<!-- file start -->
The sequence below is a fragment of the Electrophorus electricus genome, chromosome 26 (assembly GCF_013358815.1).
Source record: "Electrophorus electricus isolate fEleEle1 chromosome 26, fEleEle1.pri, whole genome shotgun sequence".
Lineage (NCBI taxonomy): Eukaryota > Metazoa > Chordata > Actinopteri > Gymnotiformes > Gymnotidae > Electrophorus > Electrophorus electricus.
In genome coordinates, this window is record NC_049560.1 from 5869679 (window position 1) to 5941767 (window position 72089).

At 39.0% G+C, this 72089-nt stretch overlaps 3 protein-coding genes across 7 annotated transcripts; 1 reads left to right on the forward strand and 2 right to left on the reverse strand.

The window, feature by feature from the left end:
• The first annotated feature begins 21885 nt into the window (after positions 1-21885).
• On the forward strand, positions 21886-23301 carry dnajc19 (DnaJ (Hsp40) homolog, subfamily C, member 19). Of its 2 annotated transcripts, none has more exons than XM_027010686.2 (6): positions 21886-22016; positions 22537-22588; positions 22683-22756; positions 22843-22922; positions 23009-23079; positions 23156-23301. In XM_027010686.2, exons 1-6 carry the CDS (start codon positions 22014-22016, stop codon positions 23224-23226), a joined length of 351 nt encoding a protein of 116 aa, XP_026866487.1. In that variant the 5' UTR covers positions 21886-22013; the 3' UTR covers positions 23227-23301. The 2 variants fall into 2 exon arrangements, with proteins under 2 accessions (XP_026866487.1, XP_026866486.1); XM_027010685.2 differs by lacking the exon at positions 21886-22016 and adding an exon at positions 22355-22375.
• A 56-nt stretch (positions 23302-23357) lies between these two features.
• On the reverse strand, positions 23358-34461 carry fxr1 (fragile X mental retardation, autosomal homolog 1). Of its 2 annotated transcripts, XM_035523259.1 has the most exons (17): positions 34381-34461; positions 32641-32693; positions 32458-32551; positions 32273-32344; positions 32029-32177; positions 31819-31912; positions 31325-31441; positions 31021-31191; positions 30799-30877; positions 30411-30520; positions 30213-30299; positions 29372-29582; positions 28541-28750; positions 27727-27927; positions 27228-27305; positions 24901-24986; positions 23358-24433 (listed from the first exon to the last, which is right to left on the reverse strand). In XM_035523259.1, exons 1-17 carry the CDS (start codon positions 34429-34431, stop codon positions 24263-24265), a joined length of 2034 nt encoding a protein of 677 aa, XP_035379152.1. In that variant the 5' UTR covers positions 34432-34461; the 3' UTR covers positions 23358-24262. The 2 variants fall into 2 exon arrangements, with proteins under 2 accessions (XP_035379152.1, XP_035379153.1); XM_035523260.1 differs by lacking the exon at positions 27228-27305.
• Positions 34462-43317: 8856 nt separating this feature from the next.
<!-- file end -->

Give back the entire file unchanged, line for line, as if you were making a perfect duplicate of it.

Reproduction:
The sequence below is a fragment of the Electrophorus electricus genome, chromosome 26 (assembly GCF_013358815.1).
Source record: "Electrophorus electricus isolate fEleEle1 chromosome 26, fEleEle1.pri, whole genome shotgun sequence".
Lineage (NCBI taxonomy): Eukaryota > Metazoa > Chordata > Actinopteri > Gymnotiformes > Gymnotidae > Electrophorus > Electrophorus electricus.
In genome coordinates, this window is record NC_049560.1 from 5869679 (window position 1) to 5941767 (window position 72089).

At 39.0% G+C, this 72089-nt stretch overlaps 3 protein-coding genes across 7 annotated transcripts; 1 reads left to right on the forward strand and 2 right to left on the reverse strand.

The window, feature by feature from the left end:
• The first annotated feature begins 21885 nt into the window (after positions 1-21885).
• On the forward strand, positions 21886-23301 carry dnajc19 (DnaJ (Hsp40) homolog, subfamily C, member 19). Of its 2 annotated transcripts, none has more exons than XM_027010686.2 (6): positions 21886-22016; positions 22537-22588; positions 22683-22756; positions 22843-22922; positions 23009-23079; positions 23156-23301. In XM_027010686.2, exons 1-6 carry the CDS (start codon positions 22014-22016, stop codon positions 23224-23226), a joined length of 351 nt encoding a protein of 116 aa, XP_026866487.1. In that variant the 5' UTR covers positions 21886-22013; the 3' UTR covers positions 23227-23301. The 2 variants fall into 2 exon arrangements, with proteins under 2 accessions (XP_026866487.1, XP_026866486.1); XM_027010685.2 differs by lacking the exon at positions 21886-22016 and adding an exon at positions 22355-22375.
• A 56-nt stretch (positions 23302-23357) lies between these two features.
• On the reverse strand, positions 23358-34461 carry fxr1 (fragile X mental retardation, autosomal homolog 1). Of its 2 annotated transcripts, XM_035523259.1 has the most exons (17): positions 34381-34461; positions 32641-32693; positions 32458-32551; positions 32273-32344; positions 32029-32177; positions 31819-31912; positions 31325-31441; positions 31021-31191; positions 30799-30877; positions 30411-30520; positions 30213-30299; positions 29372-29582; positions 28541-28750; positions 27727-27927; positions 27228-27305; positions 24901-24986; positions 23358-24433 (listed from the first exon to the last, which is right to left on the reverse strand). In XM_035523259.1, exons 1-17 carry the CDS (start codon positions 34429-34431, stop codon positions 24263-24265), a joined length of 2034 nt encoding a protein of 677 aa, XP_035379152.1. In that variant the 5' UTR covers positions 34432-34461; the 3' UTR covers positions 23358-24262. The 2 variants fall into 2 exon arrangements, with proteins under 2 accessions (XP_035379152.1, XP_035379153.1); XM_035523260.1 differs by lacking the exon at positions 27228-27305.
• Positions 34462-43317: 8856 nt separating this feature from the next.